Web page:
"I've coached all of the guys on our team for the last three seasons except one,” Sparks added. “We talk about being well-rounded. These guys are the best academically and spiritual leaders in our school."
Howardsville Christian’s most well-known alumni is Dylan Jergens, the third-leading scorer in state history with 2,782 career points.
During the fall soccer season, the Muldoons, Kaden Sparks and Rose helped Howardsville win a second-straight District title. The Eagles then lost 5-0 in the Regional Semifinal to eventual Division 4 champion Muskegon Western Michigan Christian. Both Muldoons, Kaden Sparks and Rose were named to the first-team all-BCS and District soccer squads.
The Muldoons were the two main catalysts in the Eagles' soccer run, along with Lukas Krueger. Dylan Muldoon had 28 goals and nine assists, while Colin Muldoon posted 14 goals and eight assists. Krueger added 19 goals to go with 16 assists. Kaden Sparks had five goals and four assists, and Rose added three goals and three assists.
Steve Muldoon, Colin and Dylan's father and Howardsville's head boys soccer coach, sees many correlations between soccer and basketball that will bring the Eagles success in hoops this winter.
"Communication is key. A team that doesn't talk on the field/court isn't going to win. They learn how to correct and encourage one another to deal with problems without getting too negative," Steve Muldoon said. "Individually, they learn how to anticipate. There isn't much difference between anticipating a pass and stepping in front of it in soccer or basketball or making a hard run down the court/field to get open for a layup/counterattack. They learn how to react and make the correct decision under pressure. The skills needed to do it in soccer and basketball are different, but most of it is mental and that carries over."
Determination was another big factor for Howardsville's soccer success this fall.
"We beat Lansing Christian this fall in a weekend soccer tournament and they are a much bigger and physical team than us, but we managed to beat them," Colin Muldoon said. "That win gave us a lot of confidence for the remainder of the season that we could beat anyone."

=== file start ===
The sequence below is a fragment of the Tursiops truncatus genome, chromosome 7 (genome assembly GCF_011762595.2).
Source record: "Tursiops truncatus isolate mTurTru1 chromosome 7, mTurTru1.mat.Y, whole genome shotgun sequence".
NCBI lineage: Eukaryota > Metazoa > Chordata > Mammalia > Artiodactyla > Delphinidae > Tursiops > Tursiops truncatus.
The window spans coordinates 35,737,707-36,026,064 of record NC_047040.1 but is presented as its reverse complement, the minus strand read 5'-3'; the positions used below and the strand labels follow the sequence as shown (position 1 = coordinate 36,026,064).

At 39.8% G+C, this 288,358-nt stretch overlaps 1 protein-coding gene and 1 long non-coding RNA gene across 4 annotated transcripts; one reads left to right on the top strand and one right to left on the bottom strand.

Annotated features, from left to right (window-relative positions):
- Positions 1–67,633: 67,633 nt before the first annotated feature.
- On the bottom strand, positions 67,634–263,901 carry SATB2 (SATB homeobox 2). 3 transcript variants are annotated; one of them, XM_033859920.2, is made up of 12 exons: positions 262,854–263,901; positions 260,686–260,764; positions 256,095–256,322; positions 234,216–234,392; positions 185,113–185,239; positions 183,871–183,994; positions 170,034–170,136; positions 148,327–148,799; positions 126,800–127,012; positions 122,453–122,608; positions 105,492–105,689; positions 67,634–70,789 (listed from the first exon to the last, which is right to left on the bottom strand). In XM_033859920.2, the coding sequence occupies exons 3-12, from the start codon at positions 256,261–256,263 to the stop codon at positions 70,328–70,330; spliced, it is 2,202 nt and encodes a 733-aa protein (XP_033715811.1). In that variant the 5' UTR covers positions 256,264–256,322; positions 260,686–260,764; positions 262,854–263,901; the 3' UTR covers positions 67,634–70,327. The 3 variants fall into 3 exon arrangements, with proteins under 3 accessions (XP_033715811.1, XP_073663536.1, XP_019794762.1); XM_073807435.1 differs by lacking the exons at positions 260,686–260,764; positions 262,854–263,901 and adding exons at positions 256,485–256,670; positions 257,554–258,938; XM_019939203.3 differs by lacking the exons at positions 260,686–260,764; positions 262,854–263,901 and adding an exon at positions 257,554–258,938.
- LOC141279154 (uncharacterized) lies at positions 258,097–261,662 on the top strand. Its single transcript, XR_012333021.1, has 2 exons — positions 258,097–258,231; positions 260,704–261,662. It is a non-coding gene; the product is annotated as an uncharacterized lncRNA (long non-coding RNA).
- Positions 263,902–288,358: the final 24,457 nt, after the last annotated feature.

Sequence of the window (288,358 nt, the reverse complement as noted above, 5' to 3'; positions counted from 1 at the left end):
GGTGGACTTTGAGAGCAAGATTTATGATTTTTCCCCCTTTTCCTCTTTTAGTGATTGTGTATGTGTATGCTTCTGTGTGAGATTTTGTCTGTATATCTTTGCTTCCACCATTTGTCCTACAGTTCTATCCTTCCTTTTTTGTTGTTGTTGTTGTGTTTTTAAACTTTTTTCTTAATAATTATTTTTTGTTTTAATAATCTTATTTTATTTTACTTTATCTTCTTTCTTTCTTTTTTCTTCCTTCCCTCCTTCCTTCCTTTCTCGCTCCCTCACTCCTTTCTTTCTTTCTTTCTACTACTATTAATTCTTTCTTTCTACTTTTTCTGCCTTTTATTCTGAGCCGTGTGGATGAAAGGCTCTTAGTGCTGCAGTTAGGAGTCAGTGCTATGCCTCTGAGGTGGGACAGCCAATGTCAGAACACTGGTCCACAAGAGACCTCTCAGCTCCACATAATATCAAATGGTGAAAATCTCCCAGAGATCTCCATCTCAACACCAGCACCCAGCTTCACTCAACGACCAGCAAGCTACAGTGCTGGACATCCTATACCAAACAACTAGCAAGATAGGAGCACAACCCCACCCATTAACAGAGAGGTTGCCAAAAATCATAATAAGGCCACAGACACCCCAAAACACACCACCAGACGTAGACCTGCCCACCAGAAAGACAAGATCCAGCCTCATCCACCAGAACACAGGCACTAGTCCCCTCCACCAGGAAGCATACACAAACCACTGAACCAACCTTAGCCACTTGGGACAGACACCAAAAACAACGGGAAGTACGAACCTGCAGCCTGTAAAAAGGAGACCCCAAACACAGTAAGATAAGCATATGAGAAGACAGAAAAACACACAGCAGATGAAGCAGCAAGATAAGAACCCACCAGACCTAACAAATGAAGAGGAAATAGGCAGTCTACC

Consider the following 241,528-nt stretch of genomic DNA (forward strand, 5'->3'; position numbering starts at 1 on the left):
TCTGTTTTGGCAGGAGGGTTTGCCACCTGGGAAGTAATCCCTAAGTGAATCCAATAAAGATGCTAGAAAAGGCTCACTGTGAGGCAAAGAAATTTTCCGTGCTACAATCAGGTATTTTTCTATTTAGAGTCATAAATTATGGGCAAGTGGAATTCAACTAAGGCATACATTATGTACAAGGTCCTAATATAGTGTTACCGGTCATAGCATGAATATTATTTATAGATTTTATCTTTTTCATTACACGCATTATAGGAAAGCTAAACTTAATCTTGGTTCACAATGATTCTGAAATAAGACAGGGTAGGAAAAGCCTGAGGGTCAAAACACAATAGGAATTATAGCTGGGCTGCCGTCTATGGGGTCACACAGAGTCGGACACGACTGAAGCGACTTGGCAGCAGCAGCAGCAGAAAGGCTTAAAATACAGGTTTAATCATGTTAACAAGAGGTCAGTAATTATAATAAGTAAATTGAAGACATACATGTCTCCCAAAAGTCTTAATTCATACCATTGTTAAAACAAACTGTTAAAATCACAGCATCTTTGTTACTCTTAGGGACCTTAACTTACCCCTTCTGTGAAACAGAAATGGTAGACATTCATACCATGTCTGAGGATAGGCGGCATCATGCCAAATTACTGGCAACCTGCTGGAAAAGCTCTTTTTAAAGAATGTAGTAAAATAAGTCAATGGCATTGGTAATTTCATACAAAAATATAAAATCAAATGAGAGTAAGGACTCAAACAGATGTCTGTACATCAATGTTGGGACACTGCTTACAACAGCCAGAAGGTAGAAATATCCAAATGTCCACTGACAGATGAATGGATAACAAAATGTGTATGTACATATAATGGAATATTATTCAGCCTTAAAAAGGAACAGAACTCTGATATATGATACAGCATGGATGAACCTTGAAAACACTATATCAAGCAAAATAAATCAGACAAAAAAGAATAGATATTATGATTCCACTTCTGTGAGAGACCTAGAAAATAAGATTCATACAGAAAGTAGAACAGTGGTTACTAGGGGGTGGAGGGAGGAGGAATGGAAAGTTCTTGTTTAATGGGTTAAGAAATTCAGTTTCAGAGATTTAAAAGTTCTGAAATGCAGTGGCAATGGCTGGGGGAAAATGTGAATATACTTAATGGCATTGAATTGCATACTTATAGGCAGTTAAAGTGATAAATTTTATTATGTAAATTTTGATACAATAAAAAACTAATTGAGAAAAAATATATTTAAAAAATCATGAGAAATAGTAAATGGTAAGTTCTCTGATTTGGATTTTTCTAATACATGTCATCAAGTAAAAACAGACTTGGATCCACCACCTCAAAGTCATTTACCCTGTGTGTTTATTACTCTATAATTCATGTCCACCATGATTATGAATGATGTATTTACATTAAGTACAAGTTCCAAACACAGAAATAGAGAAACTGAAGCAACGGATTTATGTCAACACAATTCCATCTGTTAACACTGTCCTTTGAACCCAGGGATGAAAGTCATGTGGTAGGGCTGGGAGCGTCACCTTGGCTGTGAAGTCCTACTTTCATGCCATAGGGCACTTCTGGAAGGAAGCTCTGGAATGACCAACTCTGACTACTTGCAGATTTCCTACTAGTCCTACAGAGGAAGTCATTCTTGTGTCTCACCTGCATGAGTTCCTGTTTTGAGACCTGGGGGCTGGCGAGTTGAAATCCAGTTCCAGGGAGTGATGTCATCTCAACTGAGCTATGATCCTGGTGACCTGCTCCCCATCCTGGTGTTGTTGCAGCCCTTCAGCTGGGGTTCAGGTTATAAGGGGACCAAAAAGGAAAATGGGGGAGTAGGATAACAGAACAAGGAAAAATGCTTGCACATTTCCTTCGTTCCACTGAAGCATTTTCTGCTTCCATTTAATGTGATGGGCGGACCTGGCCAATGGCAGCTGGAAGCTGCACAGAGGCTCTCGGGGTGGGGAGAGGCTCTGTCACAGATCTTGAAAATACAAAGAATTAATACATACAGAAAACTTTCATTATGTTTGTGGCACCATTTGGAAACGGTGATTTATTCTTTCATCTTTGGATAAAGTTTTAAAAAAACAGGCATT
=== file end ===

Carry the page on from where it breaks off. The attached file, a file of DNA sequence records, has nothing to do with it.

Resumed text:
The family dynamic doesn't stop with Howardsville's boys basketball team.
Senior Kyla Sparks, Ken's daughter and Kaden's older sister, is one of three cousins on the roster for a Howardsville girls team that finished 12-11 last year. All five starters are back for that Eagles team as well.
"As a team, we want to improve on last year's record. With all our starters back, we feel we have a good shot to finish at the top of both our conference and District. Most of our basketball team also played volleyball this fall, and we view us all as family," Kyla Sparks said. "Being able to play with my two cousins makes good lifelong memories."
Kyla Sparks, who averaged 12 points per game her junior year, starts with sophomore cousins Kelsie Muldoon and Kate Evans. Those three also started on the varsity volleyball team that captured its first District title since 1997.
Coincidently, the mothers of Kyla, Kelsie and Kate were all on the 1997 District champion volleyball team.
Scott Hassinger is a contributing sportswriter for Leader Publications and previously served as the sports editor for the Three Rivers Commercial-News from 1994-2022. He can be reached at [email protected] with story ideas for Berrien, Cass, St. Joseph and Branch counties.
PHOTOS (Top) Colin Muldoon drives to the basket against his twin brother Dylan Muldoon during recent Howardsville Christian boys basketball practice. (Middle) Eagles varsity boys basketball coach Ken Sparks, far left, is pictured by the school's trophy case with his four returning starters Colin Muldoon, Dylan Muldoon, Kaden Sparks and John Paul Rose. (Below) The boys soccer and girls volleyball teams earned District titles during the fall. (Top and middle photos by Scott Hassinger. District championship photos courtesy of Howardsville Christian School.)